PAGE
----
Friedrich von Holstein,
civil servant

‘Well, Bismarck’s foreign policy has suffered its first setback. We have meekly accepted a slap in the face from Spain and are retiring from the fray. Other people will be encouraged by this example.’

The Gray Eminence


Charles de Foucauld,

‘To-morrow will be the feast of the nativity of the Blessed Virgin, ten years since my Tamanrasset hermitage was built and I have said Mass in it. I owe much thanksgiving to God for al the graces He has bestowed on me here.’

From playboy to ascetic


Nikolay Nikolayevich Punin,

‘My brother [Leonid] has been killed (1st of Sept.). At dawn on the first he went out with a rear guard of partisans on reconnaissance. Having sent part of the men on a wide sweeping movement behind the German position, he attacked with the rest. They say that a company of Germans suddenly appeared before them, charging at them with bayonets. He quickly ordered a counterattack, but immediately fell, wounded by two bullets. One through the leg, the other through the hip. A machine gunner with his wits about him opened fire on the advancing Germans; he killed them by the dozens and turned the others back. My brother was carried away, but because there was no dressing station or ambulance nearby, and because he did not present himself to have his wounds dressed, he died from loss of blood at 1:30 p.m.’

I love the masses


Hannah Senesh,

‘This morning we visited Daddy’s grave. How sad that we had to become acquainted with the cemetery so early in life. But I feel that even from beyond the grave Daddy is helping us, if in no other way than with his name. I don’t think he could have left us a greater legacy.’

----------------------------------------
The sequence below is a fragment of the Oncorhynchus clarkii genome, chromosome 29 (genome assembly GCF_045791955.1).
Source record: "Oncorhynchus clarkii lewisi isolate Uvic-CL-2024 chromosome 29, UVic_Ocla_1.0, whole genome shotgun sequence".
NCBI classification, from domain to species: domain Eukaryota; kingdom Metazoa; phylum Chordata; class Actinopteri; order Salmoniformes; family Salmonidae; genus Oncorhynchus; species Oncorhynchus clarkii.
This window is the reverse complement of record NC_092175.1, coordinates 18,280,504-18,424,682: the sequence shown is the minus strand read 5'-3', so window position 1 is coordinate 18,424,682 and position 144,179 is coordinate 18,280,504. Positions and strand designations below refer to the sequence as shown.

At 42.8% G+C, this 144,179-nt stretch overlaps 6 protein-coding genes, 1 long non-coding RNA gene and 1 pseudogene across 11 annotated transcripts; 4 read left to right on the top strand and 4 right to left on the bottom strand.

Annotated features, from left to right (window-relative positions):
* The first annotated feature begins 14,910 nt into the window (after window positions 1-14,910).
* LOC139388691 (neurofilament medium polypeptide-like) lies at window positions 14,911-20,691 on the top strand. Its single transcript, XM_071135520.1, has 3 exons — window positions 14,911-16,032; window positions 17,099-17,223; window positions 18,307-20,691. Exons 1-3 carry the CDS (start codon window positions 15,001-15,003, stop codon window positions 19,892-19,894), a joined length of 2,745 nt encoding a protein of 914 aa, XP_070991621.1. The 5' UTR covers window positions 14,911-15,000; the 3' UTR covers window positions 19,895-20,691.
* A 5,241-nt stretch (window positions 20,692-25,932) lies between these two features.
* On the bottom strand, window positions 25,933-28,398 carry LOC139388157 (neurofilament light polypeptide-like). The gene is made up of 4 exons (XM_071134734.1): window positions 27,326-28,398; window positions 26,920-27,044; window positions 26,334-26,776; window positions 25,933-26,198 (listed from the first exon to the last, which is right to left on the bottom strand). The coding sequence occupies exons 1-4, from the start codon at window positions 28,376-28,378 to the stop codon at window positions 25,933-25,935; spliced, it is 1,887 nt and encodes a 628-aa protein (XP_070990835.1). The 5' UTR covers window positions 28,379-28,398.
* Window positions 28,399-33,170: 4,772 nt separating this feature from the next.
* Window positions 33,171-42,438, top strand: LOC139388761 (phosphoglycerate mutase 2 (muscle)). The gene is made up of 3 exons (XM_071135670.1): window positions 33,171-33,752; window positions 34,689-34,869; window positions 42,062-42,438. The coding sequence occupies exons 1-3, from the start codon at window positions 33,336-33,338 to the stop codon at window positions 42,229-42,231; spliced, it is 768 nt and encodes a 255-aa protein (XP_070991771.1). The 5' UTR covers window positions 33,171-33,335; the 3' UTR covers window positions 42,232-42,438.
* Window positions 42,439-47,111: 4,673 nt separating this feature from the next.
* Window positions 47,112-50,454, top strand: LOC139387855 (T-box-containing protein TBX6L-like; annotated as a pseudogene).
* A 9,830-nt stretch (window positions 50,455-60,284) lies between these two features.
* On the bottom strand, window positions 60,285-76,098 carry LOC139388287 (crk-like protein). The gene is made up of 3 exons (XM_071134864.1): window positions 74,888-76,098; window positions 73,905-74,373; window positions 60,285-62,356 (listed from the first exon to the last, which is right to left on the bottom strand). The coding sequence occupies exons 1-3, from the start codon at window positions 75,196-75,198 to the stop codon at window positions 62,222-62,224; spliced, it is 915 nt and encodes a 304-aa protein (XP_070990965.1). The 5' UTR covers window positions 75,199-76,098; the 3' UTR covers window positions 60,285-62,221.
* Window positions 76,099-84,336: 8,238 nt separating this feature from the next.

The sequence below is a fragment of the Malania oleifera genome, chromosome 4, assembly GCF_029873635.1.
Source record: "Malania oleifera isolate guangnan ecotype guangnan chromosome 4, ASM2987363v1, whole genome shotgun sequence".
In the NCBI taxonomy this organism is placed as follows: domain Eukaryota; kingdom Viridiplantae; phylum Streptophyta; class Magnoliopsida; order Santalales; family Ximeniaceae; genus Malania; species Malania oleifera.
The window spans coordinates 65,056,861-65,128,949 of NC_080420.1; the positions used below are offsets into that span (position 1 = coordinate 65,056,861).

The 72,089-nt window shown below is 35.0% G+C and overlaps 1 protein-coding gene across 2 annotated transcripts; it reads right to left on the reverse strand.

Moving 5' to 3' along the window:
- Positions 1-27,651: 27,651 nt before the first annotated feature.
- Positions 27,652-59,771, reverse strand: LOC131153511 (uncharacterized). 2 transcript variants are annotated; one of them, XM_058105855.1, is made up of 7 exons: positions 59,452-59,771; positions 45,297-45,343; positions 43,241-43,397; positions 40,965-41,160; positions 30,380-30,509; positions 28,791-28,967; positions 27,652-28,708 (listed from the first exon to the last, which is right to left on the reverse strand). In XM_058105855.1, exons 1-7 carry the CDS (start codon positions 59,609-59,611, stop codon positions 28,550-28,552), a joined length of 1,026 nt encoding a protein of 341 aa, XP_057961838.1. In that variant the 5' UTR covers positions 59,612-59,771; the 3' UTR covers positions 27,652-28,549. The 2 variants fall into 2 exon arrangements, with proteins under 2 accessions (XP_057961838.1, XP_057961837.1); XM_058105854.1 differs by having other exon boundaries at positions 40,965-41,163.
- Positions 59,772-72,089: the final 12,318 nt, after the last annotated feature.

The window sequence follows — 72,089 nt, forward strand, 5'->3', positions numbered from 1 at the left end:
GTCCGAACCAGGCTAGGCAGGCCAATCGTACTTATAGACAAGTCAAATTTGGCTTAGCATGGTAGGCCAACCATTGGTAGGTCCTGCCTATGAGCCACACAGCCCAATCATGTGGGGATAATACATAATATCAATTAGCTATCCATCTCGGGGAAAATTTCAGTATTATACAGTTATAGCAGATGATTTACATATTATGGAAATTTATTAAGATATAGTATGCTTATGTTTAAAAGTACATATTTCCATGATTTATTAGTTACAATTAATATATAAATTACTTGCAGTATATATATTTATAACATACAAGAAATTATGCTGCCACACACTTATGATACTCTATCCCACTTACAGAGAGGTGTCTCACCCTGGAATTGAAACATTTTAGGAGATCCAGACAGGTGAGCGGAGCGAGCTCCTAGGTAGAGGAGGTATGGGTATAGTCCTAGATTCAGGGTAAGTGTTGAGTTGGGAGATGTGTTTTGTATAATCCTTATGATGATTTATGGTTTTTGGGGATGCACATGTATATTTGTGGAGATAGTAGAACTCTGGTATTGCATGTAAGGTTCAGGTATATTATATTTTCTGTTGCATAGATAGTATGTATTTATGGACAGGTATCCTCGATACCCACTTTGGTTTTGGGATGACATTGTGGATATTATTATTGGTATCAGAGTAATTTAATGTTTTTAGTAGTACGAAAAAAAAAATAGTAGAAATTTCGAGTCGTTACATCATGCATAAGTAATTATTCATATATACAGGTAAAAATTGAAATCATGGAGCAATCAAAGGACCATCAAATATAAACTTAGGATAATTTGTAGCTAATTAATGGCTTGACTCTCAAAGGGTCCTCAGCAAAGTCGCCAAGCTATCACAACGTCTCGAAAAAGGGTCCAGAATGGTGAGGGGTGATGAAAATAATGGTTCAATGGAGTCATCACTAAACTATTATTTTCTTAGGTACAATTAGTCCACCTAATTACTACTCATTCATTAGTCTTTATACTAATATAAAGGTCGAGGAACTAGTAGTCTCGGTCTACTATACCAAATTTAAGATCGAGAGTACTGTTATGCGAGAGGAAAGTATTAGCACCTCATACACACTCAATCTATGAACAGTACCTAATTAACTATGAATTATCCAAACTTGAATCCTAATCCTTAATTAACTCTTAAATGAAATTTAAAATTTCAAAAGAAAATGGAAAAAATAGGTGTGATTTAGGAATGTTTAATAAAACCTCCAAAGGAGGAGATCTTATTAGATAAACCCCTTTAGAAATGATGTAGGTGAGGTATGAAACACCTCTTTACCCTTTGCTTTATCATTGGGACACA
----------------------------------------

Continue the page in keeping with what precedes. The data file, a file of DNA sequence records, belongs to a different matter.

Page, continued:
Israel’s Joan of Arc


Peter Fleming,

‘Started at 10 for a big agricultural implement factory. Here work appeared to be proceeding rather spasmodically, under conditions which are very enlightened on paper. The things that interested me most were that 43% of the workers are women; that each shock brigade, controlled by its own brigadier, pillories bad workers by name with bad caricatures on its notice-board - another echo of the Moscow Park stuff; that every worker’s rest period of an hour is preceded by 5 minutes compulsory P.T.; that Shock Workers have a silly little banner on their bit of machinery. Chiefly, in fact, the Montessorian atmosphere. In the club library questions and answers were posted on the notice-board. One was, “Where can I study man’s struggle for existence?” The answer was “Fill up a form and in the meantime read these books.” Another was “Why no books by Jules Verne, Mayne Reid, and Fenimore Cooper?” The answer was that Verne was all to the good, but Cooper and Reid misrepresented American exploitation of the indigenes and were chauvinistic and imperialistic. We saw also workers’ flats and a closed shop, where white bread was selling for 60 kopeks instead of 10 roubles and meat for 3 roubles instead of 9. Had the usual dilatory lunch, then George went to interview a judge while Mogs and I sat in a public garden and read and talked.

Then we all went on the Don in a motor boat with the director of Intourist, an insufferable young American-educated candidate for the Communist party. This is holding a purge tomorrow, and he is therefore aggressively orthodox. He also seems unhappy here. We bathed in shallow black mud, very nice though I spiked my foot on a fish bone and lost a cuff link. The sky was lovely coming back. I had a glass of sour wine with Boris, who told me he got 60 roubles an hour for coaching actors who had to play the part of foreigners - e.g. Cooper in Tempo. There is a lot of money to be made in the theatre, and it seems to hold a pretty high position in cultural life.